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Qwo (Subcutaneous)

Generic Name: collagenase clostridium histolyticum-aaes (Subcutaneous route)

Commonly used brand name(s)

In the U.S.

  • Qwo

Pharmacologic Class: Collagenase, Clostridium histolyticum

Uses for Qwo

Collagenase clostridium histolyticum-aaes injection is used to treat moderate to severe cellulite (dimpled skin caused by fatty deposits) in the buttocks of adult women.

This medicine is to be given only by or under the direct supervision of your doctor.

Before using Qwo

In deciding to use a medicine, the risks of taking the medicine must be weighed against the good it will do. This is a decision you and your doctor will make. For this medicine, the following should be considered:

Allergies

Tell your doctor if you have ever had any unusual or allergic reaction to this medicine or any other medicines. Also tell your health care professional if you have any other types of allergies, such as to foods, dyes, preservatives, or animals. For non-prescription products, read the label or package ingredients carefully.

Pediatric

Appropriate studies have not been performed on the relationship of age to the effects of collagenase clostridium histolyticum-aaes injection in the pediatric population. Safety and efficacy have not been established.

Geriatric

Appropriate studies performed to date have not demonstrated geriatric-specific problems that would limit the usefulness of collagenase clostridium histolyticum-aaes injection in the elderly.

Breastfeeding

There are no adequate studies in women for determining infant risk when using this medication during breastfeeding. Weigh the potential benefits against the potential risks before taking this medication while breastfeeding.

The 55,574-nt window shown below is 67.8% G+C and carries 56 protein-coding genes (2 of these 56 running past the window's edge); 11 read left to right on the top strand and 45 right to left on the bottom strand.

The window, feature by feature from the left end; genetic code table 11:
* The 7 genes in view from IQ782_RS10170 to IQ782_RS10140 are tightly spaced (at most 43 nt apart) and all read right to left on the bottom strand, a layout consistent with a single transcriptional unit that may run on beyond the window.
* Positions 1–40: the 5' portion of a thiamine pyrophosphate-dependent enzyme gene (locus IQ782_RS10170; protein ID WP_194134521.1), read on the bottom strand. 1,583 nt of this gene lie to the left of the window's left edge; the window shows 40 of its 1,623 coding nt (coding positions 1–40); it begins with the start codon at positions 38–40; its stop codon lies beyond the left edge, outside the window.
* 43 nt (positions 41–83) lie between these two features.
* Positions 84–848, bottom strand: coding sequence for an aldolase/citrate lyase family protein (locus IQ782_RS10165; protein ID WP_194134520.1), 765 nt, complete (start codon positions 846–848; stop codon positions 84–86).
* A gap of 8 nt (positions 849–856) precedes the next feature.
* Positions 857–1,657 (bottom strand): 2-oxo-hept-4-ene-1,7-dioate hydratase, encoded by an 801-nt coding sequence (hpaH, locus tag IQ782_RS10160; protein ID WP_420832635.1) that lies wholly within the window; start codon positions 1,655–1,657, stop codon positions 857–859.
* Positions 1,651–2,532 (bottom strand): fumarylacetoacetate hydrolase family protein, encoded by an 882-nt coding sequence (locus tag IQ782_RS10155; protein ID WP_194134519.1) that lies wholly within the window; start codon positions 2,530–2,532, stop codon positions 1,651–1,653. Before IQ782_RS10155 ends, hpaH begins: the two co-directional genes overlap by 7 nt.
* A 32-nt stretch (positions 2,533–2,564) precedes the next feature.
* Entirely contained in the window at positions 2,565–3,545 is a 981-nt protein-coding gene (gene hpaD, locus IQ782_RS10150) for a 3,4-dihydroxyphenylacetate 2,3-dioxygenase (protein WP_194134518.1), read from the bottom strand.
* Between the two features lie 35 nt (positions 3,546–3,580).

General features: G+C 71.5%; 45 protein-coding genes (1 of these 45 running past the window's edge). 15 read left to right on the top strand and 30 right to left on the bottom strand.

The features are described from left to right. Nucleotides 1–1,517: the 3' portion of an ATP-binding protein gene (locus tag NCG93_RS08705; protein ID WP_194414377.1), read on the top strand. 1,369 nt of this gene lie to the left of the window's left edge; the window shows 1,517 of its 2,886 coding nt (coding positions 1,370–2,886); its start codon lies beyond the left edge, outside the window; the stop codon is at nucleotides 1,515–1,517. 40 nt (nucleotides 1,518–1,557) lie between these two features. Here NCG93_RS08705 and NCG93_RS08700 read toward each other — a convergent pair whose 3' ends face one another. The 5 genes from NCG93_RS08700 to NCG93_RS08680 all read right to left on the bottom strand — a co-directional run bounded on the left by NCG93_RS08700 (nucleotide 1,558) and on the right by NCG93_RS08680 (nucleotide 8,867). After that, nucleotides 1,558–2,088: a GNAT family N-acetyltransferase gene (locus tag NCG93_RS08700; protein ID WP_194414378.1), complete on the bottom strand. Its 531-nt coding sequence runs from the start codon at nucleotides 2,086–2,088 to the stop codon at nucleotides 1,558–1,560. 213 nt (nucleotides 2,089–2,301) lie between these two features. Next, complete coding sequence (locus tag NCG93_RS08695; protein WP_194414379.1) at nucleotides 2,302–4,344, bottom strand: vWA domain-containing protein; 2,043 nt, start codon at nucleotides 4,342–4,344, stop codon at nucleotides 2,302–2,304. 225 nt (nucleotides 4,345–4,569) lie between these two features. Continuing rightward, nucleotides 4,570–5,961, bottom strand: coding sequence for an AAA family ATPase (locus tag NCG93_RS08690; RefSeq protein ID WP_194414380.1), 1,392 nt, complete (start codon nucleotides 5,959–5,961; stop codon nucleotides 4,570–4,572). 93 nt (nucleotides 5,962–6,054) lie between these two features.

Interactions with medicines

Although certain medicines should not be used together at all, in other cases two different medicines may be used together even if an interaction might occur. In these cases, your doctor may want to change the dose, or other precautions may be necessary. When you are receiving this medicine, it is especially important that your healthcare professional know if you are taking any of the medicines listed below. The following interactions have been selected on the basis of their potential significance and are not necessarily all-inclusive.

Using this medicine with any of the following medicines is usually not recommended, but may be required in some cases. If both medicines are prescribed together, your doctor may change the dose or how often you use one or both of the medicines.

  • Acenocoumarol
  • Apixaban
  • Ardeparin
  • Argatroban
  • Bemiparin
  • Bivalirudin
  • Certoparin
  • Dabigatran Etexilate
  • Dalteparin
  • Danaparoid
  • Desirudin
  • Enoxaparin
  • Fondaparinux
  • Heparin
  • Lepirudin
  • Nadroparin
  • Parnaparin
  • Phenindione
  • Phenprocoumon
  • Protein C
  • Reviparin
  • Rivaroxaban
  • Tinzaparin
  • Warfarin

Interactions with food/tobacco/alcohol

Certain medicines should not be used at or around the time of eating food or eating certain types of food since interactions may occur. Using alcohol or tobacco with certain medicines may also cause interactions to occur. Discuss with your healthcare professional the use of your medicine with food, alcohol, or tobacco.

Other medical problems